Jean's prospects looked even better. She had done real cross-country skiing — getting to and from grade school on primitive toe-strap skis, in the snowy North Country where she grew up. Later as present-day ski slopes developed, she took up downhill skiing on weekends in places like Greek Peak and the Catskill resorts.
She became a good downhill skier. But what she emphasized most was that she had gone once with the Finger Lakes Chapter, Adirondack Mountain Club, on their very first cross-country ski tour ever. They were the rankest beginners, she said; she'd had not the slightest trouble keeping up with them. There's nothing to it, she said, "Just walking on skis." (What she overlooked was what the ADK people might have been doing in the three years intervening. An important omission, we were to find.) Sure, we could cross-country ski, we concluded together.
We assembled our old equipment—good but heavy ridge-top hickory skis with steel edges. We had stiff-soled leather boots with "bear trap" bindings, heel-spring on mine, front-throw-cable on hers. And bamboo poles. We tried them out in various hilly, knolly places providing a variety of terrain conditions. We found it exhilarating and no problem. Sure—we guessed we were cross-country skiers, all right.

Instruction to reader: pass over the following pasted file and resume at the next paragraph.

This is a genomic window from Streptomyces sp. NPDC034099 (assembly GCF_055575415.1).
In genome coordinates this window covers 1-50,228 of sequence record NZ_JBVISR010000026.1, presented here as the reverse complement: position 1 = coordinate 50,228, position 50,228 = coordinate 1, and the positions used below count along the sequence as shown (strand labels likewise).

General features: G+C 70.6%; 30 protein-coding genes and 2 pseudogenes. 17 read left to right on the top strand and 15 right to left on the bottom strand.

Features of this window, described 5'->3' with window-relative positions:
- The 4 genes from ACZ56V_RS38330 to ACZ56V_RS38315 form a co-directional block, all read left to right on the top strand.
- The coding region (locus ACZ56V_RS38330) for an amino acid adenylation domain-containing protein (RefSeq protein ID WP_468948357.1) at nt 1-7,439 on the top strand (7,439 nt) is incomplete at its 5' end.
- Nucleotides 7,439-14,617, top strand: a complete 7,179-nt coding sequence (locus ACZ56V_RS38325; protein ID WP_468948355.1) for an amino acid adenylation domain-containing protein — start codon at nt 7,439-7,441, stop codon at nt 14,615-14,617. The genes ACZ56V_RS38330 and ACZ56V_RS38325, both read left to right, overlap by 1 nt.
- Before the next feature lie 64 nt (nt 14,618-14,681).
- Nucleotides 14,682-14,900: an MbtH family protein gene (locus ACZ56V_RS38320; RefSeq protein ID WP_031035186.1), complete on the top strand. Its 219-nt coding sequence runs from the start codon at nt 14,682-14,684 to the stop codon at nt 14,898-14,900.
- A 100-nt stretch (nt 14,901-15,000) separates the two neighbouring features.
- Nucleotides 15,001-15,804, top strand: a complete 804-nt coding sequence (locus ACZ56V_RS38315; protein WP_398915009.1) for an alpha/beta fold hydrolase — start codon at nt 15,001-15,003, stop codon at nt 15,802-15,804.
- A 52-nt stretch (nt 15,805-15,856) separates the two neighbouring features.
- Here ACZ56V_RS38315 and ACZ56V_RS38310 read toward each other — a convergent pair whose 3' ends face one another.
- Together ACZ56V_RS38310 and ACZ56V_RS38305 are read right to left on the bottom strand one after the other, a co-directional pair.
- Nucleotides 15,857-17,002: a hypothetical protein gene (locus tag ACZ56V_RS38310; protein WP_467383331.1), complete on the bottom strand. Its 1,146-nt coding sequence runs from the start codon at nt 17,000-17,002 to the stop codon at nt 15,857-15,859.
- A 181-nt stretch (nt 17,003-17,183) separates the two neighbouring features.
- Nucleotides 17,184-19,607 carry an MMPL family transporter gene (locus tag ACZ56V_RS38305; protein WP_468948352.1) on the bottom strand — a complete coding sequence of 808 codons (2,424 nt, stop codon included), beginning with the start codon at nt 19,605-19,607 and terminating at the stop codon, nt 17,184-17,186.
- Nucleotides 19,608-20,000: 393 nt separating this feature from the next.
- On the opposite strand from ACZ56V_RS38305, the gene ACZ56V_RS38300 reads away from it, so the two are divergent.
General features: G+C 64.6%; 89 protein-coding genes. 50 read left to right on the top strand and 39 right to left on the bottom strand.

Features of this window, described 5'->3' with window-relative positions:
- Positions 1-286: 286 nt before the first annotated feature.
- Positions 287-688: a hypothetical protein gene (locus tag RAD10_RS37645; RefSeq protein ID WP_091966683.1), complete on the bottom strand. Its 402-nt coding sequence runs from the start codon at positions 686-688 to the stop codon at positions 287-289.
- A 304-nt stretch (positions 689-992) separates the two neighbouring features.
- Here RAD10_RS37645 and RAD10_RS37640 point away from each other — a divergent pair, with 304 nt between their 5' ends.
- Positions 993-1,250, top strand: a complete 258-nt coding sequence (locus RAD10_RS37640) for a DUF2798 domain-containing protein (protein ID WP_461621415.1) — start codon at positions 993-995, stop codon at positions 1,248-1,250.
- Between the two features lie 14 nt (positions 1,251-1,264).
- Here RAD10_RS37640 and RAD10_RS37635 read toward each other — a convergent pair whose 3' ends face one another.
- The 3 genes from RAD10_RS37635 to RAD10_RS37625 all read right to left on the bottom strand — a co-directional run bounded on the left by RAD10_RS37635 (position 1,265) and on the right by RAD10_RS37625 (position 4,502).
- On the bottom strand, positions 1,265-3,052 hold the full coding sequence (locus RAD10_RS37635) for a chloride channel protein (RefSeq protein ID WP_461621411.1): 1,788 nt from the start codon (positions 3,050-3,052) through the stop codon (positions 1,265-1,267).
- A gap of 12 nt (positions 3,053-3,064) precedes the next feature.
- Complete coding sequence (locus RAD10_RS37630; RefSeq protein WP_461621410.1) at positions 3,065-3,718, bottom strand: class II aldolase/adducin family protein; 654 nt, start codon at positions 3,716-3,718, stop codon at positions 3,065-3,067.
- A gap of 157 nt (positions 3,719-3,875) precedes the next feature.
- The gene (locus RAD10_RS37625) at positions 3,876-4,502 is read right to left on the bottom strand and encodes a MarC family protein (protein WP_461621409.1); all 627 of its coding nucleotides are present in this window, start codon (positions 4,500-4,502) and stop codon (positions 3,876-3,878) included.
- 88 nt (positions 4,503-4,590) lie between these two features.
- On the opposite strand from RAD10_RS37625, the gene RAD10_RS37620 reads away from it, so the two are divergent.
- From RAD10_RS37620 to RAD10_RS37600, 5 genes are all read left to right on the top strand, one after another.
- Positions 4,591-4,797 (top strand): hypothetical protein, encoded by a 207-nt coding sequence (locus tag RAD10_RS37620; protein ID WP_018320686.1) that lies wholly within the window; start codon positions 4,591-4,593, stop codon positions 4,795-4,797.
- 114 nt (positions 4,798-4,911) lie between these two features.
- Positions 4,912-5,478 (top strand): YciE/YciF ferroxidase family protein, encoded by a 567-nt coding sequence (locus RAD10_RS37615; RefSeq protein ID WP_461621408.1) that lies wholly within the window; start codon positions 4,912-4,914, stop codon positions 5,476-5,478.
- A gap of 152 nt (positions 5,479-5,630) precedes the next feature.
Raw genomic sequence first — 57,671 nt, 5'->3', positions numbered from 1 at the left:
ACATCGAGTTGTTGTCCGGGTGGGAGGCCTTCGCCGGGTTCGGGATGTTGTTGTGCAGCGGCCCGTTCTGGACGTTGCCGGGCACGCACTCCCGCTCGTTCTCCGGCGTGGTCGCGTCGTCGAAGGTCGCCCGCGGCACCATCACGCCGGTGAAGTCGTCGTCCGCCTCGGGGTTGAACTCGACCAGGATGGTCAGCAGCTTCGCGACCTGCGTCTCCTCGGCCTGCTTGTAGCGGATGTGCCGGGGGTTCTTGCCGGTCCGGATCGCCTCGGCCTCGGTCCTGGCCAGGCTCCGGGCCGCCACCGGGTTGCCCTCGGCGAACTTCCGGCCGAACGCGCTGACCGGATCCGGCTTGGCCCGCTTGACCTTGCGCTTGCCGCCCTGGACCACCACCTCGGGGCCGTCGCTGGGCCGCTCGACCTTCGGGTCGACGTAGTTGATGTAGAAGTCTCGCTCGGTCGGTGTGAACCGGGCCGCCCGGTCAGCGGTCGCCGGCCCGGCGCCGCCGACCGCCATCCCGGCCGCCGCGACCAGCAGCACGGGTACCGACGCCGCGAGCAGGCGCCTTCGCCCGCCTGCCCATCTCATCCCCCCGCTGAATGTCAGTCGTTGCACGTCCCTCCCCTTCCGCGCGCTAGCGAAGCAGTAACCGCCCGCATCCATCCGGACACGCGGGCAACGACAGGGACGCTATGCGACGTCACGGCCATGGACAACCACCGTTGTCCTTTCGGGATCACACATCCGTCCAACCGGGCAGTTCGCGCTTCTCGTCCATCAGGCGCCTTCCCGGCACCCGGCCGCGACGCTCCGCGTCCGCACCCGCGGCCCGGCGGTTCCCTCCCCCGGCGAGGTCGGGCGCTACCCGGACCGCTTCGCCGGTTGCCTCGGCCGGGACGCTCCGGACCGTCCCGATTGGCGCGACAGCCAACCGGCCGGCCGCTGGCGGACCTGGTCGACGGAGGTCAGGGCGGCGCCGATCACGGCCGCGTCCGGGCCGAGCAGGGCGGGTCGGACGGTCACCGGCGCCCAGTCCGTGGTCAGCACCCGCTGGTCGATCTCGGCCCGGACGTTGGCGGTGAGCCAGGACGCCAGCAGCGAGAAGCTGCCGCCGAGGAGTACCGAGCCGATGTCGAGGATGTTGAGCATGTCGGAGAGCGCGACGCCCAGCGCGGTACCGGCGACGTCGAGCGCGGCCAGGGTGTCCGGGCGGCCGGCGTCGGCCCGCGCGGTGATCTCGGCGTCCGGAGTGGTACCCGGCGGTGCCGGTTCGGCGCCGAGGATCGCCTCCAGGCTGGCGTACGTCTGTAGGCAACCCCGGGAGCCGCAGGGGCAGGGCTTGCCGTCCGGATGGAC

About then came word of the Finger Lakes ADK having a ski tour at Arnot Forest. Of course we'd go. Why not? We were veterans, weren't we?
We did go. The first thing we saw was that there were dozens and dozens of people assembling and the next thing was that nobody's equipment looked the least bit like ours. Their skis were light and narrow, their boots low and flexible—only their poles were similar at all. Again, so what? We were undaunted—as yet.
Soon the group formed a column and started skiing up an ascending forest trail, an old logging road. We fell into the line about a third of the column's length behind the leader. The first revelation we got that something was sadly wrong came when people kept passing us and our position in line came closer and closer to the rear end. Some of them turned heads and stared at this odd old man making slap-slap noises on the snow as he crept upwards. Jean did not have such an attention-getting peculiarity in her technique as I, but trying her best she still wasn't any faster than I.